Mora-Villalpando and her legal team suspect that her case is indicative of a widespread practice in which organizers are targeted for their political leanings. The FOIA request also asked for records that showed enforcement actions against other activists involved in anti-ICE activities or political organizing. ICE’s response to the lawsuit is due in early July.

“We think the documents in Maru’s case … really speak to themselves in terms of the political nature of the reasoning behind them initiating removal proceedings against her, and we are quite certain that Maru is not the only one,” Theriot-Orr told Seattle Weekly. “They picked a fight with the wrong person, and Maru’s not going to just roll over and let them do what they will.”

At Tuesday’s demonstration, Mora-Villalpando also sought to highlight the other people facing deportation who don’t have hundreds of supporters to rally behind them. According to data from the Transactional Records Access Clearinghouse at Syracuse University, nearly 60 percent of the 388 people who received a ruling in deportation proceedings at Seattle Immigration Court from October to December 2017 were ordered to be deported.

Mora-Villalpando recounted the recent calls she’s received from detainees at the Northwest Detention Center that have reminded her she’s not alone. “When I started thinking about that, then I realized I should not feel weak,” she said. “I should continue fighting; I should feel the strength, because if they make it I should make it.”

Mhellmann@seattleweekly.com


Talk to us

Please share your story tips by emailing editor@seattleweekly.com.

More in News & Comment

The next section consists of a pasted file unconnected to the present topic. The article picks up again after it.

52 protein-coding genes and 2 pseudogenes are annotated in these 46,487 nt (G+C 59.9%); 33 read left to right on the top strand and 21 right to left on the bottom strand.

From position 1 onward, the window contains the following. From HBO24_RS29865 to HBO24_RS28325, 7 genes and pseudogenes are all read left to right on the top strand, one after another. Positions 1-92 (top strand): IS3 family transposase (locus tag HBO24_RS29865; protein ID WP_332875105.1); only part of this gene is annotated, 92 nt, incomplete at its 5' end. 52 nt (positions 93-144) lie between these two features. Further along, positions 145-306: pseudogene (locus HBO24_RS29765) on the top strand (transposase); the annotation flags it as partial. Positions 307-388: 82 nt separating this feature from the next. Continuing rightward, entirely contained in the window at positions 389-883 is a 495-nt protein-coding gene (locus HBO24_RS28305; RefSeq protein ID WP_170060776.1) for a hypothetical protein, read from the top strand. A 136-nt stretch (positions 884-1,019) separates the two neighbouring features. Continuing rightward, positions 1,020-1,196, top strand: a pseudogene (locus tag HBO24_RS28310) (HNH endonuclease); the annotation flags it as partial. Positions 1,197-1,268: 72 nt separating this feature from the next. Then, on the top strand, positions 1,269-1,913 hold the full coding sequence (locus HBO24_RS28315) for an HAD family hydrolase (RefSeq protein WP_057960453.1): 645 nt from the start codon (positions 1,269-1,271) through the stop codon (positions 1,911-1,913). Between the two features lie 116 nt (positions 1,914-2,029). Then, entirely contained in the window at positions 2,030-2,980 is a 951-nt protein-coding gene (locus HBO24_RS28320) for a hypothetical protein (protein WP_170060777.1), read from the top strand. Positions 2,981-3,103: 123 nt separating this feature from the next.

Deputy fatally shoots Auburn man

Man identified as Joshua Sarrett, 32.

Puget Sound renters will need housing assistance

Nonprofits, activists are expecting greater need as workers are laid off.

Screenshot from fredhutch.org
Fred Hutch seeks volunteers of color for COVID-19 study

Research company recently released a Spanish-language version of the website for accessibility, inclusivity.

High speed rail and hub cities explored in Cascadia Corridor study

A new paper outlines a potential plan for the region.

Should state cover school bus costs if there are no riders?

With funding tied to getting students to school, districts are uncertain how much money they’ll receive.

File photo
Man shot in chest found in Federal Way parking lot

Police are investigating the shooting which occurred near the Redondo Heights Park and Ride around 8:30 p.m. on Sept. 20

A view of the Palmer Fire, located seven miles southwest of Oroville in north central Washington. Source: InciWeb
Antifa isn’t starting Washington wildfires

Online conspiracy theories are spreading as the West Coast burns.

A plane drops fire retardant on the Palmer Mountain Fire last week. The fire is listed as 84 percent contained, and fully lined. Laura Knowlton/Sound Publishing staff photo
Threat multiplier: How climate change, coronavirus and weather are scorching WA

Dry summer conspired with the pandemic and a wind storm.

Seven decades later, the search for two missing Navy pilots continues

The pilots are thought to have disappeared near Black Lake, northeast of North Bend.

Most Read